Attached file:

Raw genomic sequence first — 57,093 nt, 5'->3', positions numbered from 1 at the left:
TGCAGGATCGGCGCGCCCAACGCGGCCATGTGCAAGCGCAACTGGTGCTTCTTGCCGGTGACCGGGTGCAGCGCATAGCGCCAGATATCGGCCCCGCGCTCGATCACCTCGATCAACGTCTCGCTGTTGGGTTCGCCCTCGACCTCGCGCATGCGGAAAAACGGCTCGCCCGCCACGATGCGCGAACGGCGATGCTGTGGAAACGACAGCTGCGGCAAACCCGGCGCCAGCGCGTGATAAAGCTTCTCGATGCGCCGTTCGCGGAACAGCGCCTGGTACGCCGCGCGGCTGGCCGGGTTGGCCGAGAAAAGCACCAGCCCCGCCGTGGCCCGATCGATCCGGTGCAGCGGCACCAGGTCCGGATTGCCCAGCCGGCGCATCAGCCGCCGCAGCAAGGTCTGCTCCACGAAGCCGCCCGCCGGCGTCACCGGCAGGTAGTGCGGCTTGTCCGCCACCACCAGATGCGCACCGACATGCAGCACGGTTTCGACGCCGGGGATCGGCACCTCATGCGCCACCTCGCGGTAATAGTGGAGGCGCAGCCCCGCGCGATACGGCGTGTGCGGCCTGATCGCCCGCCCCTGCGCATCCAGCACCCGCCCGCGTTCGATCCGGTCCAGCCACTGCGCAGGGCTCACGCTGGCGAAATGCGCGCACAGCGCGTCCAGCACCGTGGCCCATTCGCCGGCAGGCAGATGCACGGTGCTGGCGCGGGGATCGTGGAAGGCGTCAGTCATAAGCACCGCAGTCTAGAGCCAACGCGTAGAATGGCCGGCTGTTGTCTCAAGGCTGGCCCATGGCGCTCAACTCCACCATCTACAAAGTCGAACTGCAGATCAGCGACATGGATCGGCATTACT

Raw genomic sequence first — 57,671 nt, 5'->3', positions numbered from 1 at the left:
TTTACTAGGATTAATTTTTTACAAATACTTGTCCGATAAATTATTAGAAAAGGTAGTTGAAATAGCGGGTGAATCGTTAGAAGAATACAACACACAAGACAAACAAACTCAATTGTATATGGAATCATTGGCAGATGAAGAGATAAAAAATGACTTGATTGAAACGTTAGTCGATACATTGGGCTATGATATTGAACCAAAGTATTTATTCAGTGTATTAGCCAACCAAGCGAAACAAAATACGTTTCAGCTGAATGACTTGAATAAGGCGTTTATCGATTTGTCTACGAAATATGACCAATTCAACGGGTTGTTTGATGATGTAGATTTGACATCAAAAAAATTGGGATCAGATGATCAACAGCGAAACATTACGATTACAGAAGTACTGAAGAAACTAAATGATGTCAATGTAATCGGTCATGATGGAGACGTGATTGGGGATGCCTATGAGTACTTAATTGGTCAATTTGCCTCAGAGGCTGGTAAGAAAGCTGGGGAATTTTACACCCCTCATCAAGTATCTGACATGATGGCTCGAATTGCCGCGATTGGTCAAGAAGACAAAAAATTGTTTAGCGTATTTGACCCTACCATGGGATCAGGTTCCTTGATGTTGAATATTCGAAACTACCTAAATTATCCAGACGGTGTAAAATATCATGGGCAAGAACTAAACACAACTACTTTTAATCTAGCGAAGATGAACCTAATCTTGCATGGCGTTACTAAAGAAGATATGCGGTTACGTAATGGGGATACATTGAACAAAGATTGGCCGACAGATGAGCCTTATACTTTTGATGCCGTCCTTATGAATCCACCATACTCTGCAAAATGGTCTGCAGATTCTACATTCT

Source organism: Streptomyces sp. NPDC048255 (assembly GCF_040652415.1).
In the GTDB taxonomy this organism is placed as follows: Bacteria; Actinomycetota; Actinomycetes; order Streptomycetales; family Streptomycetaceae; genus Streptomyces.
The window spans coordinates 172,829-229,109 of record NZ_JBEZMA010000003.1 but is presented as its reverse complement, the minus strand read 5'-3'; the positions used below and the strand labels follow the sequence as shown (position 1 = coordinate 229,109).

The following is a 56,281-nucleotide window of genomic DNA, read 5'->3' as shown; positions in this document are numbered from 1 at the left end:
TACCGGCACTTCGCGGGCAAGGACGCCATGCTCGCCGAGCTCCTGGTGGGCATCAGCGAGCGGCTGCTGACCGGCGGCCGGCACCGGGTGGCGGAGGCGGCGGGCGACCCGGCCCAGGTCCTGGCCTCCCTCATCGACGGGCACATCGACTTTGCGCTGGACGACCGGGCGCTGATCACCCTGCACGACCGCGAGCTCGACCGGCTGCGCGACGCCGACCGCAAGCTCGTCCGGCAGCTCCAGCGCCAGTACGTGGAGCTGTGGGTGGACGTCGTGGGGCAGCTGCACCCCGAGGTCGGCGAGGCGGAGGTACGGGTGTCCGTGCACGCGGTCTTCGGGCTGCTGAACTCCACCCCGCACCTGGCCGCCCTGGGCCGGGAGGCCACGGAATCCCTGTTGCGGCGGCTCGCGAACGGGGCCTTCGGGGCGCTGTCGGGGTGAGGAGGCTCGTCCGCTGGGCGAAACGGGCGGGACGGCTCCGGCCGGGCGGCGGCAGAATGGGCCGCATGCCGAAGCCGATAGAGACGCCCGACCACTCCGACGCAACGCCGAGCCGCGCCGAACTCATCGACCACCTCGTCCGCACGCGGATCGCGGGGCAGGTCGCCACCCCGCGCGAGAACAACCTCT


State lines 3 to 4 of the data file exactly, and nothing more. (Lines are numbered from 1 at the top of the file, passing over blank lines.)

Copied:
Raw genomic sequence first — 57,671 nt, 5'->3', positions numbered from 1 at the left:
TTTACTAGGATTAATTTTTTACAAATACTTGTCCGATAAATTATTAGAAAAGGTAGTTGAAATAGCGGGTGAATCGTTAGAAGAATACAACACACAAGACAAACAAACTCAATTGTATATGGAATCATTGGCAGATGAAGAGATAAAAAATGACTTGATTGAAACGTTAGTCGATACATTGGGCTATGATATTGAACCAAAGTATTTATTCAGTGTATTAGCCAACCAAGCGAAACAAAATACGTTTCAGCTGAATGACTTGAATAAGGCGTTTATCGATTTGTCTACGAAATATGACCAATTCAACGGGTTGTTTGATGATGTAGATTTGACATCAAAAAAATTGGGATCAGATGATCAACAGCGAAACATTACGATTACAGAAGTACTGAAGAAACTAAATGATGTCAATGTAATCGGTCATGATGGAGACGTGATTGGGGATGCCTATGAGTACTTAATTGGTCAATTTGCCTCAGAGGCTGGTAAGAAAGCTGGGGAATTTTACACCCCTCATCAAGTATCTGACATGATGGCTCGAATTGCCGCGATTGGTCAAGAAGACAAAAAATTGTTTAGCGTATTTGACCCTACCATGGGATCAGGTTCCTTGATGTTGAATATTCGAAACTACCTAAATTATCCAGACGGTGTAAAATATCATGGGCAAGAACTAAACACAACTACTTTTAATCTAGCGAAGATGAACCTAATCTTGCATGGCGTTACTAAAGAAGATATGCGGTTACGTAATGGGGATACATTGAACAAAGATTGGCCGACAGATGAGCCTTATACTTTTGATGCCGTCCTTATGAATCCACCATACTCTGCAAAATGGTCTGCAGATTCTACATTCT